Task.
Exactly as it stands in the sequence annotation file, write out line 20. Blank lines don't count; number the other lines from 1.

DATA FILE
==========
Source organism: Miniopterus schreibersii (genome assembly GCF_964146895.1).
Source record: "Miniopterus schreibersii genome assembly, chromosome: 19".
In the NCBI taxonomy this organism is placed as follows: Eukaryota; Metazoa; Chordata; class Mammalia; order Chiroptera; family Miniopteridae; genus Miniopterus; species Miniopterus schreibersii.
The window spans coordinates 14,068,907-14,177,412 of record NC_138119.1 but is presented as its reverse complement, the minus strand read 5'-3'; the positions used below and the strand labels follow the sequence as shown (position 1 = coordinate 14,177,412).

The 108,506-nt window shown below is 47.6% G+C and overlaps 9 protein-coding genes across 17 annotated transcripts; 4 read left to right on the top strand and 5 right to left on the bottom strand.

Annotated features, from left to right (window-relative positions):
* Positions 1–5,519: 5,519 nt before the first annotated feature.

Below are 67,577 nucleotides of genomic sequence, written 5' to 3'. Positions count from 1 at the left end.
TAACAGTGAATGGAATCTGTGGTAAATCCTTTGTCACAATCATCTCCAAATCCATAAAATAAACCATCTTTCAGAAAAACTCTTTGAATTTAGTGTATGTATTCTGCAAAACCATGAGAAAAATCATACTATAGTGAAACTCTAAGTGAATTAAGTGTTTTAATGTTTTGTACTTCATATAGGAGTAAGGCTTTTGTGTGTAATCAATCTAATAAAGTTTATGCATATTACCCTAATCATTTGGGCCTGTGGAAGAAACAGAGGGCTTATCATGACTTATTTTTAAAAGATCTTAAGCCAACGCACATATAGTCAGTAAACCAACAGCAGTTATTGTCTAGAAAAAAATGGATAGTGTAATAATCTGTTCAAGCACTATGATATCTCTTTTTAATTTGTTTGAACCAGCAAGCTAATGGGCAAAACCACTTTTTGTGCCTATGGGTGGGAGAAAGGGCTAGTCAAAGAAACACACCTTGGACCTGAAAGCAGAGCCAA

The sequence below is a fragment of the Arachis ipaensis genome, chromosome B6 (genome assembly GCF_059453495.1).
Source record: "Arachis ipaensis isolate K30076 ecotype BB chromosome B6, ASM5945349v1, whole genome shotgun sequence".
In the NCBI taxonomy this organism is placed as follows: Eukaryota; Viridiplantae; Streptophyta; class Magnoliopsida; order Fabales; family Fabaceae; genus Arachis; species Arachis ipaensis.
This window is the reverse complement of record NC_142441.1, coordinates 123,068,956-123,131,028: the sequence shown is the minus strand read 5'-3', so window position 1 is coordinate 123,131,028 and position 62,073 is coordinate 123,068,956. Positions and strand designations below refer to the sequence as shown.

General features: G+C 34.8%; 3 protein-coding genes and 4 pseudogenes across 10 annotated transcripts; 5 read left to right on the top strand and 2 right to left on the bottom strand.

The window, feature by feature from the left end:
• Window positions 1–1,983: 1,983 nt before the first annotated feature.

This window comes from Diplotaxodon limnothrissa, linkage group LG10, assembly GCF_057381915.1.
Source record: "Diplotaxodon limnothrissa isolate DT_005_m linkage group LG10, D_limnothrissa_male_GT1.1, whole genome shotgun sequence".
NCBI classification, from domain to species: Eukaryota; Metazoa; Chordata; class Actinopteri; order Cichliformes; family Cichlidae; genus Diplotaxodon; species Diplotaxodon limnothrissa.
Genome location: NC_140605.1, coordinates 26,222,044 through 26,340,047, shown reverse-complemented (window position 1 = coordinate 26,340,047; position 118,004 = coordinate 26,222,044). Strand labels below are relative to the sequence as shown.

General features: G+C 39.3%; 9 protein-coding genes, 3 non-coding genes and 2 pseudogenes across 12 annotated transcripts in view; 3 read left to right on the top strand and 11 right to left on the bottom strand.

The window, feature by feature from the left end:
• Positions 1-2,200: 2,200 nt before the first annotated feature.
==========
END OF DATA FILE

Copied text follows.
Genome location: NC_140605.1, coordinates 26,222,044 through 26,340,047, shown reverse-complemented (window position 1 = coordinate 26,340,047; position 118,004 = coordinate 26,222,044). Strand labels below are relative to the sequence as shown.